by Annette Gordon-Reed (W.W. Norton and Company) The relationship between Thomas Jefferson and his slave Sally Hemings is perhaps the single most scandalous relationship in American history. For an imbalance of power, it beats even Clinton/Lewinsky by a good margin, and many will have a hard time reconciling Jefferson’s commitment to freedom with the fact of his legal ownership of his mistress. Still, it is difficult not to be fascinated by Jefferson and Hemings while still wondering about the sort of reality Sally Hemings must have lived. Gordon-Reed is both a historian and legal scholar, and her book is just as impeccably researched as you would expect. The writing may be a bit scholarly for the tastes of some, but it is well worth a read.
Spectacle: The Astonishing Life of Ota Benga by Pamela Newkirk (Harper) In the opening years of the 20th century, a human being was displayed in the Monkey House of the New York Zoological Gardens. Ota Benga was a pygmy from the Congo who was first brought to the United States in 1904 to be exhibited at the St. Louis World’s Fair before being displayed in New York. Spectacle is a fascinating but painful look at racism and colonialism, as well as the evolution of science.
Five Days At Memorial: Life and Death in a Storm-Ravaged Hospital by Sheri Fink (Broadway Books) A tense narrative nonfiction about the days after Hurricane Katrina, when Memorial Medical Center was abandoned and staff were left to care for dozens of seriously ill patients on their own. Fink does an amazing job dropping the reader right into the rapidly deteriorating conditions, under which some of the remaining patients died after being given large doses of morphine.
We Should All Be Feminists by Chimamanda Ngozi Adichie (Anchor) We Should All Be Feminists has appeared in other forms before—first as a TED Talk, then as a digital-only short–but Adichie’s thoughts on feminism are now available in print for the first time. Her powerful piece explores not only why she is a feminist, but why everyone should be. Adichie is concise but impactful, encouraging readers to adopt a policy of inclusion and support rather than exclusion and hate.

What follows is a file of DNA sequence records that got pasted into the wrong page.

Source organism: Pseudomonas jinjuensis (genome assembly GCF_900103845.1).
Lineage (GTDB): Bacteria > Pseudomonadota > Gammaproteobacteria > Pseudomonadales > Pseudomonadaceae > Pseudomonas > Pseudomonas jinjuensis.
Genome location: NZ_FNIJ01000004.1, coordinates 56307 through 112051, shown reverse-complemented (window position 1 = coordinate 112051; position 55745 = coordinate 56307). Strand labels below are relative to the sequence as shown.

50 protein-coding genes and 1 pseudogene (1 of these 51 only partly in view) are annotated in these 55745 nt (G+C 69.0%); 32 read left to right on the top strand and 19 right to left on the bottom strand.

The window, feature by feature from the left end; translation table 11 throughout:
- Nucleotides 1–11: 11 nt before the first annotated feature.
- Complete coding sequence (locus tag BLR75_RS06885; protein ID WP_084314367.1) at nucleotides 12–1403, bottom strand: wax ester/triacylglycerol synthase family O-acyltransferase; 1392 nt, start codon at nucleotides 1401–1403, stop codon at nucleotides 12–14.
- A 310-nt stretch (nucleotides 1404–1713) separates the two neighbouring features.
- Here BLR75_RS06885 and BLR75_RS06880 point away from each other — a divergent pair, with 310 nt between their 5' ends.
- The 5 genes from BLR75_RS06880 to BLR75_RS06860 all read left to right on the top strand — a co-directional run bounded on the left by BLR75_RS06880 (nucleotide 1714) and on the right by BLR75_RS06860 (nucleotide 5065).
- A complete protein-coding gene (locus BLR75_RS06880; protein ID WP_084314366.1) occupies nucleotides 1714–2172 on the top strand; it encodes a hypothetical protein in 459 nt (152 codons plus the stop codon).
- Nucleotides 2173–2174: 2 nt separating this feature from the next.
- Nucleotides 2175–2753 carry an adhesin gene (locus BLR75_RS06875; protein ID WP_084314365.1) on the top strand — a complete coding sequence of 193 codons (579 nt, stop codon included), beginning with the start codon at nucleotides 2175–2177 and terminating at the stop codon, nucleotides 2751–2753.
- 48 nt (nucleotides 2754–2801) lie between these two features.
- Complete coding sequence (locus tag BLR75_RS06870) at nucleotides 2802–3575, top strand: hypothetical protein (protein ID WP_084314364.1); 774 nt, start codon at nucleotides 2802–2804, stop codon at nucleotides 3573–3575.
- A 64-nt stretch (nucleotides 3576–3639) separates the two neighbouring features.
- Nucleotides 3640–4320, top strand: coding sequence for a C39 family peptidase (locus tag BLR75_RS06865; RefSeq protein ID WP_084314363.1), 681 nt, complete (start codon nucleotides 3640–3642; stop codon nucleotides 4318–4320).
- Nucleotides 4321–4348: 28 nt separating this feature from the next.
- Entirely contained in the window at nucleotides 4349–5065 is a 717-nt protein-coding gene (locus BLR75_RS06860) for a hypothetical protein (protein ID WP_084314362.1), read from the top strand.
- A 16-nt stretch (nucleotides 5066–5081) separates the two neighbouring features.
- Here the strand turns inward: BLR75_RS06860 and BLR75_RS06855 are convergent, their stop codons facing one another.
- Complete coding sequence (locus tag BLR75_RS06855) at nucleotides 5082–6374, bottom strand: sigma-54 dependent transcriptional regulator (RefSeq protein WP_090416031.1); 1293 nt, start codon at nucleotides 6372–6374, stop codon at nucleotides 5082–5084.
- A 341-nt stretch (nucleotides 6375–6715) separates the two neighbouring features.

Fire Shut Up in My Bones by Charles M. Blow (Houghton Mifflin Harcourt) New York Times columnist Charles Blow grew up in poverty in a 1970s antebellum South not yet altered by the civil rights movement. Sexually abused by his uncle, Blow grows up in shroud of depression, isolated in his despair and with anger that only intensifies as he grows older. In this emotional memoir, Blow confronts his past, illuminating the struggle presented by his own conflicting sexual identity and our nation’s deep-seated racism.
by Ta-Nehisi Coates (Spiegel & Grau) Coates presents a brutal analysis of the current state of race relations in America in the form of a letter to his young son. His words are at once inspiring and heartbreaking—he pulls from both America’s and his own personal history to weave together an argument that not only are we not in the post-racial society we tell ourselves we are, but we are actually quite far from it. Given some of the events of the past few years, Coates’ words should be taken as a letter to all Americans, not just his son.
Respect by David Ritz (Little Brown and Company) Ritz’s role as ghostwriter of Aretha Franklin’s earlier autobiography provides him a unique position from which to write a more definitive version of the singer’s fascinating and tumultuous life. Rich with intimate personal details and perspective contributed by Franklin’s sisters and confidantes, Ritz’s portrait gives new reasons to admire Franklin’s artistry in crafting an astounding body of work in the midst of profound personal and professional challenges. Franklin, and this rendering of her, is an inspiration.